As a personal challenge to myself, I tried several times to write this review without ever mentioning the Dark Souls franchise. The through-lines are obvious, and every review in the world is taking its respective angle on how Nioh pays homage, subtractively enhances, or capitalizes on the popular series, and I vainly attempted to do otherwise. I think that these attempts were a helpful constraint to force me to think outside the box and gather thoughts on the game based on its own merits, but that being said, if you are reading this you know it's already too late. I mentioned Dark Souls in the first sentence of the review. And that will be far from the last mention of it. Nioh is a fantastic video game in its own right, despite existing in a sub-genre of action game still many ways in its infancy. It owes a lot to Dark Souls and the other From Software games of its ilk, but I think where it breaks-free from the equation is where it has its greatest moments, and exposes its greatest flaws.
Nioh is a third-person action-rpg from Japanese game developer Team Ninja, most well known as the developers of the modern Ninja Gaiden series. When initially announced I had assumed it to be another game of that style, very fast action, punishing bosses, and stylish combat. After checking out the early public alpha tests, I was pleasantly surprised to find a game that was actually more akin to From Software’s 2014 PS4-exclusive title Bloodborne than the stylish action that frustrated me to no end in the early 2000s. Combat is taken at very deliberate pace: attacks and abilities require a commitment to an animation that can be interrupted by enemies, and enemies hit hard. Really hard. It borrows a multitude of other mechanics as well: Amrita (your experience point equivalent) builds up as you defeat enemies, but if not cashed in can disappear upon repeated deaths. Levels are cleverly interconnected and progress can be made unlocking shortcuts. Different weapons have move-sets and special abilities unique to them to keep the combat interesting. Nioh also has a similar blocking and parry system as well, but supplants baseline abilities in favor of a skill tree. While a novel idea in context, it felt like I either had an excess of unspent skill points, or I was upgrading skills that replaced skills I had already trained. And not a great first follow up to the outstanding opening story opening.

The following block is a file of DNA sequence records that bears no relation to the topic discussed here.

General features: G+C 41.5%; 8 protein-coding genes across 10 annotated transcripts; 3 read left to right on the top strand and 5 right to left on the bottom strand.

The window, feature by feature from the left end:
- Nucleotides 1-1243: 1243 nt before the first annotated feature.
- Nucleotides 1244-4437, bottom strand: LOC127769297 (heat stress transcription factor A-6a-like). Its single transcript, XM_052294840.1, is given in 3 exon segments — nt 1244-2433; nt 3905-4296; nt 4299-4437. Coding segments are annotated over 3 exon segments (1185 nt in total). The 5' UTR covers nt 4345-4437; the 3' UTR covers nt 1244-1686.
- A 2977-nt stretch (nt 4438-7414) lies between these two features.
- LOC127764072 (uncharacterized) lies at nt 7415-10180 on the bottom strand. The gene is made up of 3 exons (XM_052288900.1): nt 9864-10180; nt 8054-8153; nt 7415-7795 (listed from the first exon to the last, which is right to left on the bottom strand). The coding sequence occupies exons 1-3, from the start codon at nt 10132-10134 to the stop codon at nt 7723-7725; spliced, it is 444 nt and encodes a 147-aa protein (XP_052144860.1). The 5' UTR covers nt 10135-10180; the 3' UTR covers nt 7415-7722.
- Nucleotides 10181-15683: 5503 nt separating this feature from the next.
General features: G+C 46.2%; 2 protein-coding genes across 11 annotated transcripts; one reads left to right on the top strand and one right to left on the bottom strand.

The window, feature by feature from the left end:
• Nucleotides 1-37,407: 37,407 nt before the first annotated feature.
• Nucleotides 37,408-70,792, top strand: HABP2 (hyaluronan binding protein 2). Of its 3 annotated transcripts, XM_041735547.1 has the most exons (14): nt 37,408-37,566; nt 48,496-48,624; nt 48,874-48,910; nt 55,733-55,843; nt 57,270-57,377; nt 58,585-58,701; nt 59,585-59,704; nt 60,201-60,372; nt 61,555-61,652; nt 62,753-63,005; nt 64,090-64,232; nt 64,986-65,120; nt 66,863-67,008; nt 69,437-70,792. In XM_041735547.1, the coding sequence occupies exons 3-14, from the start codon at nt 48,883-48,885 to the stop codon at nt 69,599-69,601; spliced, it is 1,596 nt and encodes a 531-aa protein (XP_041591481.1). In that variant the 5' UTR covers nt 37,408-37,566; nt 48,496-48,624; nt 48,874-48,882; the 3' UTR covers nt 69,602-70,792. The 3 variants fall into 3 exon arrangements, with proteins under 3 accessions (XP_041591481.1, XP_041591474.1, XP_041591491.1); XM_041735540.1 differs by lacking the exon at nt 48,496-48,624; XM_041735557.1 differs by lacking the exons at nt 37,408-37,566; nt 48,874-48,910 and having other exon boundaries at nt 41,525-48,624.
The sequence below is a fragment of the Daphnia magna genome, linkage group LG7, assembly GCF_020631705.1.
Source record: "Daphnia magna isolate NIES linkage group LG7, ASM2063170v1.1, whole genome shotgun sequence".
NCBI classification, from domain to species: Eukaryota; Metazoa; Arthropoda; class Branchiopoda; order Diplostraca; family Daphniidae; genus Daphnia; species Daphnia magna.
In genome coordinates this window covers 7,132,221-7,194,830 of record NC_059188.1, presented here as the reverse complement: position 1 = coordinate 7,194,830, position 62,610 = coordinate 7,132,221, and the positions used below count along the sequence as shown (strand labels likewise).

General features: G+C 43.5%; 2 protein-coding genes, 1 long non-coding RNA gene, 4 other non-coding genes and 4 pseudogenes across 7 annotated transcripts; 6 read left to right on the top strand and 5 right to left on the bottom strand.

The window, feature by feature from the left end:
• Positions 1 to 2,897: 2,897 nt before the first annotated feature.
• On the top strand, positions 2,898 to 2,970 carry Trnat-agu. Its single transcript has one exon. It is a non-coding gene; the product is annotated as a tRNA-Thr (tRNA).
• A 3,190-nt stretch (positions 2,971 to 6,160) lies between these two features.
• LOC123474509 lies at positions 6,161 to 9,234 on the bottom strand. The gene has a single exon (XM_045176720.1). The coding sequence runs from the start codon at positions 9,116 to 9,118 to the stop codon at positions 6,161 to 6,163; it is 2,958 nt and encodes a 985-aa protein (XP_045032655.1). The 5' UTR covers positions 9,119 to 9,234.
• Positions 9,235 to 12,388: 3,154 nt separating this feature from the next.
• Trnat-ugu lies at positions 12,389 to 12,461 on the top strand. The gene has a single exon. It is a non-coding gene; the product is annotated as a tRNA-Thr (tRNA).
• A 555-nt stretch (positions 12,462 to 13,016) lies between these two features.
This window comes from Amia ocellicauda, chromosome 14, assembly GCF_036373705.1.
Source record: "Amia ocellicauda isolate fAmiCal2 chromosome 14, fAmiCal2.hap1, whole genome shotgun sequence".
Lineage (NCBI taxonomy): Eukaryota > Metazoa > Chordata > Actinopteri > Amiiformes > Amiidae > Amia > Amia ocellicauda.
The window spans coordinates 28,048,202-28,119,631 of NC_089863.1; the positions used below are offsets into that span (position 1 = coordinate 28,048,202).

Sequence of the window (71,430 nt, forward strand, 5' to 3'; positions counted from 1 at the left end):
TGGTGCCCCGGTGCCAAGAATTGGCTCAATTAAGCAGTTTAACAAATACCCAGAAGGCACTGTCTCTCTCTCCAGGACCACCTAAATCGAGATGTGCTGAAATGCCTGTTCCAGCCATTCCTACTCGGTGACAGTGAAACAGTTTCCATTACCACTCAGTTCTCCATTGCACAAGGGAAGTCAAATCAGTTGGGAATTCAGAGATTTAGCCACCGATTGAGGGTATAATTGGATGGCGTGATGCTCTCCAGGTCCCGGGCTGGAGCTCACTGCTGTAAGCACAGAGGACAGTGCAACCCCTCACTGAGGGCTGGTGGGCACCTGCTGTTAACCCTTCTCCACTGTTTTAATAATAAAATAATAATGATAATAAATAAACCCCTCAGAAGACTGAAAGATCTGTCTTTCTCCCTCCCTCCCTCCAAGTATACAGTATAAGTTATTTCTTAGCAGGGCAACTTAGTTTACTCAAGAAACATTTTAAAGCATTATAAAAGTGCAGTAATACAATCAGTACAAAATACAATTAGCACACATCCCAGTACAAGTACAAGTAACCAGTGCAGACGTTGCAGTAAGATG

Games like Dark Souls use the environment, found items, and cryptic NPC dialog to assemble a world in the player’s head and leave them intentionally curious. There is rarely a time in that process you aren’t asking yourself ‘what exactly is going on here?’ and there is rarely a big reveal or late-game payoff in the form of exposition or cut-scenes. It gives the story of the Souls games a myth-like inscrutability, and allows for conversations and interpretations in a way that I very much appreciated, especially in a time of video games that hold your hand and tell you exactly what's going on. Nioh succeeds in splitting the middle by giving you background regarding the main characters actions and frequent story interludes that give you a better idea of what’s going on outside of ‘I killed all the bad guys here, so I am going to where more bad guys are’. I applaud Nioh for making a straightforward yet varied story line, but at times it felt uninspired. I know I am showing my bias on my sleeve as someone who is much more interested in a game’s systems and mechanics than its story, but even taking a conscious effort to understand and enjoy the story, I still found it disappointing.